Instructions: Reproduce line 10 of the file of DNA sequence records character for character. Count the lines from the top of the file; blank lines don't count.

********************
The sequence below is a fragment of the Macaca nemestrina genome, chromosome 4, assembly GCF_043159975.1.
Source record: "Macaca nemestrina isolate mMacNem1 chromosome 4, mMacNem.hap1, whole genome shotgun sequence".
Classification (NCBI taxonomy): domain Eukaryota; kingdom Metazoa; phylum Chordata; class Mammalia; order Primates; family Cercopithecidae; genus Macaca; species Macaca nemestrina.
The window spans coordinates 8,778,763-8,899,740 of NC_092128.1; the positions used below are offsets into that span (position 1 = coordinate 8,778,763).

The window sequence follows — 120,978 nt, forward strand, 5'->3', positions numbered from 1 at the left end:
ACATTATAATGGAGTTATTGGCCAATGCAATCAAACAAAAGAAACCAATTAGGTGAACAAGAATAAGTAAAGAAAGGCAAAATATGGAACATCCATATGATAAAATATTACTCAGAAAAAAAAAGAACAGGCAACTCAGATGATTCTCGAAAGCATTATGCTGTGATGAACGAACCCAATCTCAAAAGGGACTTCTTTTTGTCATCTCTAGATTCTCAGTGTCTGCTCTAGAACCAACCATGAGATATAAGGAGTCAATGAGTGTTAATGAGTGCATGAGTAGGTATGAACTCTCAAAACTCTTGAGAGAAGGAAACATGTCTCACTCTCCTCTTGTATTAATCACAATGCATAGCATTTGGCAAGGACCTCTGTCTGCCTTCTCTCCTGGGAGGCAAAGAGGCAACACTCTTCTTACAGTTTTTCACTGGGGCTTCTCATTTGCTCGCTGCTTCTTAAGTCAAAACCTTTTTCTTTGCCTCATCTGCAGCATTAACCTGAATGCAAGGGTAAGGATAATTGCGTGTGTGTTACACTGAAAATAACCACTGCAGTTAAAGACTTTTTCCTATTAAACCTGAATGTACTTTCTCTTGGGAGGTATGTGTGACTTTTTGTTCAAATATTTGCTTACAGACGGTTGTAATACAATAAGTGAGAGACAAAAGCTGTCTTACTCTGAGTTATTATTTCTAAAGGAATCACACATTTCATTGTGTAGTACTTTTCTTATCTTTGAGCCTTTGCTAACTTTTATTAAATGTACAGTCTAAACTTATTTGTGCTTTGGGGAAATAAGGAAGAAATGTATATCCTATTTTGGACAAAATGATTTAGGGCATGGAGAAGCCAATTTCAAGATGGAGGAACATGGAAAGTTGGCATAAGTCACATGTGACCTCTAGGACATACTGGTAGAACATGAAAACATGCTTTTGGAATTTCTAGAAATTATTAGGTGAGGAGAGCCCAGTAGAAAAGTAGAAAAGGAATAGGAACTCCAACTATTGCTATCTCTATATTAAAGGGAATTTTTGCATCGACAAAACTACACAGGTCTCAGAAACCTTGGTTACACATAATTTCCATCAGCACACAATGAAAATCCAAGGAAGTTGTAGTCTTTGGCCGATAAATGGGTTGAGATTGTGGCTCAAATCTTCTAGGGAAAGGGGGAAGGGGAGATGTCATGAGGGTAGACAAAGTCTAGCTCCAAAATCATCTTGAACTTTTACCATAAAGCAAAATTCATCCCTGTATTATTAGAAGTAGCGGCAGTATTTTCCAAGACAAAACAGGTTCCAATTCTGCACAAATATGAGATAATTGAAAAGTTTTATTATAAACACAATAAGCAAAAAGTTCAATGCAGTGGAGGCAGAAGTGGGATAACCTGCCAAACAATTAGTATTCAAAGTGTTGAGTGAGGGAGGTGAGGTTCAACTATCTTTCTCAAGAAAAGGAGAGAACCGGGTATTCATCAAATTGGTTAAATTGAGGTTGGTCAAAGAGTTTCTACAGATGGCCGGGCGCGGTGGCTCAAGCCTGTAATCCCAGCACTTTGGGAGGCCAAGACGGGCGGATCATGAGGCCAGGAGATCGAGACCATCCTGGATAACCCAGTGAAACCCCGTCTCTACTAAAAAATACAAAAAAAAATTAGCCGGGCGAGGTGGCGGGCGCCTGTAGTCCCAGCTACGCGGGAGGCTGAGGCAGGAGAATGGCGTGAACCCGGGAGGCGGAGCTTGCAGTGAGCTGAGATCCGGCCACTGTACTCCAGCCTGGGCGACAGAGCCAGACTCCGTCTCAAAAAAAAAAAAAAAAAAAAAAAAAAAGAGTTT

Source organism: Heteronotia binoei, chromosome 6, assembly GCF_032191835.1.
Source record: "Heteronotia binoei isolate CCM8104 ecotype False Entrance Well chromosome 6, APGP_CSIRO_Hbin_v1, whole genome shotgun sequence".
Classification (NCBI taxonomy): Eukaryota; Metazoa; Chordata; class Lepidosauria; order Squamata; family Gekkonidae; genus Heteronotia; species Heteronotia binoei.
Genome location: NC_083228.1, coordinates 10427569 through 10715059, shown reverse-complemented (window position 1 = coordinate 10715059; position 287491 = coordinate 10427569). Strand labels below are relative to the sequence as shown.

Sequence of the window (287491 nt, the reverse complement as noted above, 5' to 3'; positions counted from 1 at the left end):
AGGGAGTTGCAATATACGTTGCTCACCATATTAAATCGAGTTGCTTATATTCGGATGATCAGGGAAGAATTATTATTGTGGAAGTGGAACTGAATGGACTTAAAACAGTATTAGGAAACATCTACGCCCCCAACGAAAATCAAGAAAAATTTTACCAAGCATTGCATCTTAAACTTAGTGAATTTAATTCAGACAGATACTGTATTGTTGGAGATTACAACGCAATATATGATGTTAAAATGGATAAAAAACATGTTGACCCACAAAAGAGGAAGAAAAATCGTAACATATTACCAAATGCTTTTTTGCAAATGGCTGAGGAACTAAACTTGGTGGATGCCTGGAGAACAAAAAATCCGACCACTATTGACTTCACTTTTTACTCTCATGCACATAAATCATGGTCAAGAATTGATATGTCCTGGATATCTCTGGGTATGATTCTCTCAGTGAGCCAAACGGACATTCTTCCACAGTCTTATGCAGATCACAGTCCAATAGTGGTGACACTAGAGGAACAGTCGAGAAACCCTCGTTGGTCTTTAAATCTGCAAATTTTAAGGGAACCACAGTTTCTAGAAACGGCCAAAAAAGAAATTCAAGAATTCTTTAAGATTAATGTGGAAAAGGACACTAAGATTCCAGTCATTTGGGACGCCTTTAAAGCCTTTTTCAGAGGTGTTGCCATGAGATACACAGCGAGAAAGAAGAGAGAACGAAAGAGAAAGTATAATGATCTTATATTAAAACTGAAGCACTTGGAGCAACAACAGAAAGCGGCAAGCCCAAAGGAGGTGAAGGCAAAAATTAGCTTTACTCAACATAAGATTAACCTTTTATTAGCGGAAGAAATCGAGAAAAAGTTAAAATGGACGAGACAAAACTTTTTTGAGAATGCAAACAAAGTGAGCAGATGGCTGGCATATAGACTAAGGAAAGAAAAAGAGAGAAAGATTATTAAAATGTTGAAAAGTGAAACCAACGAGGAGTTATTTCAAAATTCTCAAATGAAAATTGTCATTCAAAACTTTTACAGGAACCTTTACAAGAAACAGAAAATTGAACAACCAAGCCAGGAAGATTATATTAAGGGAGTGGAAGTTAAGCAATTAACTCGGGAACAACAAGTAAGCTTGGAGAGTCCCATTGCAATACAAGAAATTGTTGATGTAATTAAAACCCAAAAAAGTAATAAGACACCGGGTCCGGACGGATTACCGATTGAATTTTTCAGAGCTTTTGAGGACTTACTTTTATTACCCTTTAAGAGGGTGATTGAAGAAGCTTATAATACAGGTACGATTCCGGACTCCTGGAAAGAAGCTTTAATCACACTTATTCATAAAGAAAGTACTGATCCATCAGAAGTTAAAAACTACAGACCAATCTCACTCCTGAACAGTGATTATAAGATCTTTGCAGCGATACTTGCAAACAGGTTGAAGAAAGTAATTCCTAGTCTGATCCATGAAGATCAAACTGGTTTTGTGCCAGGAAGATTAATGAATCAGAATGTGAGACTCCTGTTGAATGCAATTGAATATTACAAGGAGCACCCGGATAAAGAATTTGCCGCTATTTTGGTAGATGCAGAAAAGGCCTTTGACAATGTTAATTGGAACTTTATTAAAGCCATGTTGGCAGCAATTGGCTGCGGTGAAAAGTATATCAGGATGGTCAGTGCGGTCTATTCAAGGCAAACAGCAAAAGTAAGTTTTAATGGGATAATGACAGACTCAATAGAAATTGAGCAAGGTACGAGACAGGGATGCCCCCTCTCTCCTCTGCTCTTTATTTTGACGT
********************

Genome location: NC_083228.1, coordinates 10427569 through 10715059, shown reverse-complemented (window position 1 = coordinate 10715059; position 287491 = coordinate 10427569). Strand labels below are relative to the sequence as shown.